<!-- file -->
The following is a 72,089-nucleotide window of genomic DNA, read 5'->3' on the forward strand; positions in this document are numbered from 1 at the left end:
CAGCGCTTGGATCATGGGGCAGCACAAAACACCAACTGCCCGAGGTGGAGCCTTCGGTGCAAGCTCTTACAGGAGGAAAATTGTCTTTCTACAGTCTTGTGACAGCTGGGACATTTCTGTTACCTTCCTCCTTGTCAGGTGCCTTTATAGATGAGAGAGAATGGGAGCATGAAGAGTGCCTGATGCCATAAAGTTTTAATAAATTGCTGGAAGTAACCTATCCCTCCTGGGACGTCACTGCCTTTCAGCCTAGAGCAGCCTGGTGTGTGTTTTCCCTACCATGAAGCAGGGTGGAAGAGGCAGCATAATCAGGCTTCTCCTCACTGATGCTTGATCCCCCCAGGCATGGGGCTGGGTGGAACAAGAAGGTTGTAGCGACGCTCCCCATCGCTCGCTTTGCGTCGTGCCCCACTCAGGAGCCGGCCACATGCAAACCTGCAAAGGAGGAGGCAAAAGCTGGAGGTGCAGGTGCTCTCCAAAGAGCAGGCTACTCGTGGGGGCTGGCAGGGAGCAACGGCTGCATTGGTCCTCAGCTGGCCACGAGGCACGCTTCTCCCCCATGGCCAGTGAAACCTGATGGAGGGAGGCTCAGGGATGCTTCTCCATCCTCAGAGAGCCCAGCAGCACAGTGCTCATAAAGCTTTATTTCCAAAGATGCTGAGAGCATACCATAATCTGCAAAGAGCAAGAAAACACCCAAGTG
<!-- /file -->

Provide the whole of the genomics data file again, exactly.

The following is a 72,089-nucleotide window of genomic DNA, read 5'->3' on the forward strand; positions in this document are numbered from 1 at the left end:
CAGCGCTTGGATCATGGGGCAGCACAAAACACCAACTGCCCGAGGTGGAGCCTTCGGTGCAAGCTCTTACAGGAGGAAAATTGTCTTTCTACAGTCTTGTGACAGCTGGGACATTTCTGTTACCTTCCTCCTTGTCAGGTGCCTTTATAGATGAGAGAGAATGGGAGCATGAAGAGTGCCTGATGCCATAAAGTTTTAATAAATTGCTGGAAGTAACCTATCCCTCCTGGGACGTCACTGCCTTTCAGCCTAGAGCAGCCTGGTGTGTGTTTTCCCTACCATGAAGCAGGGTGGAAGAGGCAGCATAATCAGGCTTCTCCTCACTGATGCTTGATCCCCCCAGGCATGGGGCTGGGTGGAACAAGAAGGTTGTAGCGACGCTCCCCATCGCTCGCTTTGCGTCGTGCCCCACTCAGGAGCCGGCCACATGCAAACCTGCAAAGGAGGAGGCAAAAGCTGGAGGTGCAGGTGCTCTCCAAAGAGCAGGCTACTCGTGGGGGCTGGCAGGGAGCAACGGCTGCATTGGTCCTCAGCTGGCCACGAGGCACGCTTCTCCCCCATGGCCAGTGAAACCTGATGGAGGGAGGCTCAGGGATGCTTCTCCATCCTCAGAGAGCCCAGCAGCACAGTGCTCATAAAGCTTTATTTCCAAAGATGCTGAGAGCATACCATAATCTGCAAAGAGCAAGAAAACACCCAAGTG